Short Cuts

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Efforts to rename Jackson Playground are being resisted by longtime Potrero Hill residents who insist that it’s never been widely known that the appellation was taken from a U.S. President famous for killing Native Americans. Perhaps a way forward is simply to repurpose the designation. Musician Michael Jackson may not be a good pick, though his love of children is well known. Director Peter Jackson gave the world the Lord of the Rings and Hobbit trilogies, which, though a tad violent, many a kid has seen. A playground modeled after these films could be awesome, or scary. Stonewall Jackson, a notable Civil War character, has a great first name which might describe a solid park feature, but was on the wrong side of history. Everyone likes Samuel L. Jackson, and it’s easy to imagine an annual Samuel L. Jackson impersonation contest. Perhaps the best pick is Mahalia Jackson; given the park’s proximity to Thee Parkside, not so far from Bottom of the Hill, it could be part of a musical tribute to the community.  We do, after all, have the whole world in our hand.


Anomaly. Photo: View Staff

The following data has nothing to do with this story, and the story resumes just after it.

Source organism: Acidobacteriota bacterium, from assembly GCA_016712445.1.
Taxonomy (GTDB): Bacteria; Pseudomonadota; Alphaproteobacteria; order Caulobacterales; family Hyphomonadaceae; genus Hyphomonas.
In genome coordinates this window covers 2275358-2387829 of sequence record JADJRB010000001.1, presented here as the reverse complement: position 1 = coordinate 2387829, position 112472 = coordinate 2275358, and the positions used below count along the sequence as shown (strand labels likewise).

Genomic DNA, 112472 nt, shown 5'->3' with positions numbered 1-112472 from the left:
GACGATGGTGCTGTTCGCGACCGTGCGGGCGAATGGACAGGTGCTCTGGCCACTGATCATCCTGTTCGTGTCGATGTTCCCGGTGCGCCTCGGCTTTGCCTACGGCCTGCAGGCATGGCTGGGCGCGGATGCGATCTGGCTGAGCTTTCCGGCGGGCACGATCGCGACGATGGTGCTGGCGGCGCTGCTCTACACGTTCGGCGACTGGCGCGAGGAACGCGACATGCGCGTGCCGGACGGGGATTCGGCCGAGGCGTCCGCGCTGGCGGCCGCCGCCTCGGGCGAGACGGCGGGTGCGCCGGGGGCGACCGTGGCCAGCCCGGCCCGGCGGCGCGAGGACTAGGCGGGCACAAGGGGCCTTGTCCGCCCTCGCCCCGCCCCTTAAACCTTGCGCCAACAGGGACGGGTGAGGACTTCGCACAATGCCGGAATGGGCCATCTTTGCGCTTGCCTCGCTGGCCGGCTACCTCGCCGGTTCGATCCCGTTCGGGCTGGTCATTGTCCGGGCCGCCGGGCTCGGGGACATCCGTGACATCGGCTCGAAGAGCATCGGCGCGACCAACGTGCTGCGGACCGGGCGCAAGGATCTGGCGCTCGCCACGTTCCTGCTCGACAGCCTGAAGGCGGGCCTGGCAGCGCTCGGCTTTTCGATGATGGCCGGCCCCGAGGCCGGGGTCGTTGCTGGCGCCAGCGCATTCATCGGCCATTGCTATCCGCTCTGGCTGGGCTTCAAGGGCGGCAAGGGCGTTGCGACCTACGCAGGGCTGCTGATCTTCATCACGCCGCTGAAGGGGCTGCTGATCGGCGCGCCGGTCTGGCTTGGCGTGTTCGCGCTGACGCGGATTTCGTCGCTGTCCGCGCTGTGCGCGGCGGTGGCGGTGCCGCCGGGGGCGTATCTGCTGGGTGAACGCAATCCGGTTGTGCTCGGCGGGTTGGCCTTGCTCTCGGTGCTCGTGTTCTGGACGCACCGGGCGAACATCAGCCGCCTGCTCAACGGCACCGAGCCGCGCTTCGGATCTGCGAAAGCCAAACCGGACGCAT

If you’re looking for a date night or in the mood to celebrate, consider drinks and dinner at the fine establishments located at the corner of Third and 22nd streets. Start, or end, the evening with beverages at Magnolia Brewing, Dogpatch Saloon, or Yield, all of which are joyously shaking off the difficult times posed by the worst of the pandemic.  Then treat yourself to a fixed priced gourmet meal at Anomaly, located in a space formally occupied by Serpentine. Chef Mike Lanham, a Culinary Institute of America graduate, is a wunderkind, destined for greatness in San Fran-foodie. He previously worked at Auberge Du Soleil, Solbar, Spruce, amongst other places. Highlights of his present offerings, with a base price of $99, are “An Egg; Sort of Potato & Yolk,” a whipped concoction with excellent mouthfeel, “Pao de Queijo Smoke,” an unexpectedly delightful cheese bread, and “Banana and Black Sesame” the perfect dessert with which to end a delicately sumptuous evening. The wine pairings do exactly what they’re supposed to do, creating an intimate relationship between food and drink that makes each better than they would be otherwise. Like that marriage or anniversary you’re celebrating. “My style is heavily influenced by modernism,” Lanham said. “However, it’s very important to note that we use techniques tastefully.  As for presentation, we try to oscillate between presenting things sculptural or cleanly.  We try to avoid burying things in flowers while your food gets cold.  We do however, love to use locally foraged greens as they make sense with a dish.” Anomaly is presently serving Thursdays through Saturdays, with two seatings.